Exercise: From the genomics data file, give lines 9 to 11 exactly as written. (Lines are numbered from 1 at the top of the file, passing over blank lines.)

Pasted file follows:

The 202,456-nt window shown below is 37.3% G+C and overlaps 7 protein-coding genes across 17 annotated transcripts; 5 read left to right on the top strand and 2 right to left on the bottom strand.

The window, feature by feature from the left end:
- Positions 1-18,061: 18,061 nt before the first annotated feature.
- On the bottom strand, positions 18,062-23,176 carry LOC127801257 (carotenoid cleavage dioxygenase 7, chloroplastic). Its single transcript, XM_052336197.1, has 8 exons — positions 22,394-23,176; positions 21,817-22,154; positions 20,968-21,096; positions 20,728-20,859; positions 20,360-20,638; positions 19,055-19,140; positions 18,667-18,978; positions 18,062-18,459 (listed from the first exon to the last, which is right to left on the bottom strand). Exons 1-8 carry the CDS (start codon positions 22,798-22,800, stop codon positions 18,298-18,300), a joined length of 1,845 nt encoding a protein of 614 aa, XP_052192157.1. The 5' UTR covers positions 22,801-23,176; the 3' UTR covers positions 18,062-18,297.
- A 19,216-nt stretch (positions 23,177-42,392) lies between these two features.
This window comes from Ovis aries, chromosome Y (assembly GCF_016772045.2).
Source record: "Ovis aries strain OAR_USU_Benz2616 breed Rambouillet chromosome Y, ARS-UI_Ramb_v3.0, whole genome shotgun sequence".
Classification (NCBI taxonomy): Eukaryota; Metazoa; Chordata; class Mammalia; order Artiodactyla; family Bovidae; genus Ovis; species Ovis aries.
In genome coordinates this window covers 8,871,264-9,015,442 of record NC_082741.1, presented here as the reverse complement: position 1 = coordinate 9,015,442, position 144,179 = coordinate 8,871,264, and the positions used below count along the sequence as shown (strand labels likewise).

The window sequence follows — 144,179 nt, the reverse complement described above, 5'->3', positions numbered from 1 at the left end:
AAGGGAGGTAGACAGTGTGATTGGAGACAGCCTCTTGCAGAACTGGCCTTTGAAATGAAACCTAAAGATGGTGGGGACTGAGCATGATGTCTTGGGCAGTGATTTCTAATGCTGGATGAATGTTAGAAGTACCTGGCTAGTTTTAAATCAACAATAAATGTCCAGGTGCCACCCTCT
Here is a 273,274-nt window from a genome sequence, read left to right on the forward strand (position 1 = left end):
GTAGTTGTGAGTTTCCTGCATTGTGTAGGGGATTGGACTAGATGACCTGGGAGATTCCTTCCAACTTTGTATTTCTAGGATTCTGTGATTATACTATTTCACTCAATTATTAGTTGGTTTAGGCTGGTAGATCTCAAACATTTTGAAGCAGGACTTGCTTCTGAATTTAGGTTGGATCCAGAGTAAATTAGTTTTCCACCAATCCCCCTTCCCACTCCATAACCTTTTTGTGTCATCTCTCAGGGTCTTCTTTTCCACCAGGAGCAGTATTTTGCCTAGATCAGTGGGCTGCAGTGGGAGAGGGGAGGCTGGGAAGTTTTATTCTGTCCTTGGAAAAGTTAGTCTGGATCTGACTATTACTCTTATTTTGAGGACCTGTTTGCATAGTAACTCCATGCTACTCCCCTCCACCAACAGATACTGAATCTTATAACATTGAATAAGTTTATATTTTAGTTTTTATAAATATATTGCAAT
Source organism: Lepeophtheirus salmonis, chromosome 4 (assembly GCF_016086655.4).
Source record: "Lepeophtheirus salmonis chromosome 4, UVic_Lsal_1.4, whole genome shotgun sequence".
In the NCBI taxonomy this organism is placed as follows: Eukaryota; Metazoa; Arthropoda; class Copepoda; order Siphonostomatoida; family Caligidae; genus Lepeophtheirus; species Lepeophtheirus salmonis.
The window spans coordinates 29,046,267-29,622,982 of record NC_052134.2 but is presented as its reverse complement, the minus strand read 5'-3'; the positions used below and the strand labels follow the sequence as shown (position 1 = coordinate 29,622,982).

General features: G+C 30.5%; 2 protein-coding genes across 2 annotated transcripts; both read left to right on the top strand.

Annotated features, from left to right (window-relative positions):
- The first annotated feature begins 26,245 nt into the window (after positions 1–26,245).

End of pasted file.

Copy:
In genome coordinates this window covers 8,871,264-9,015,442 of record NC_082741.1, presented here as the reverse complement: position 1 = coordinate 9,015,442, position 144,179 = coordinate 8,871,264, and the positions used below count along the sequence as shown (strand labels likewise).

The window sequence follows — 144,179 nt, the reverse complement described above, 5'->3', positions numbered from 1 at the left end:
AAGGGAGGTAGACAGTGTGATTGGAGACAGCCTCTTGCAGAACTGGCCTTTGAAATGAAACCTAAAGATGGTGGGGACTGAGCATGATGTCTTGGGCAGTGATTTCTAATGCTGGATGAATGTTAGAAGTACCTGGCTAGTTTTAAATCAACAATAAATGTCCAGGTGCCACCCTCT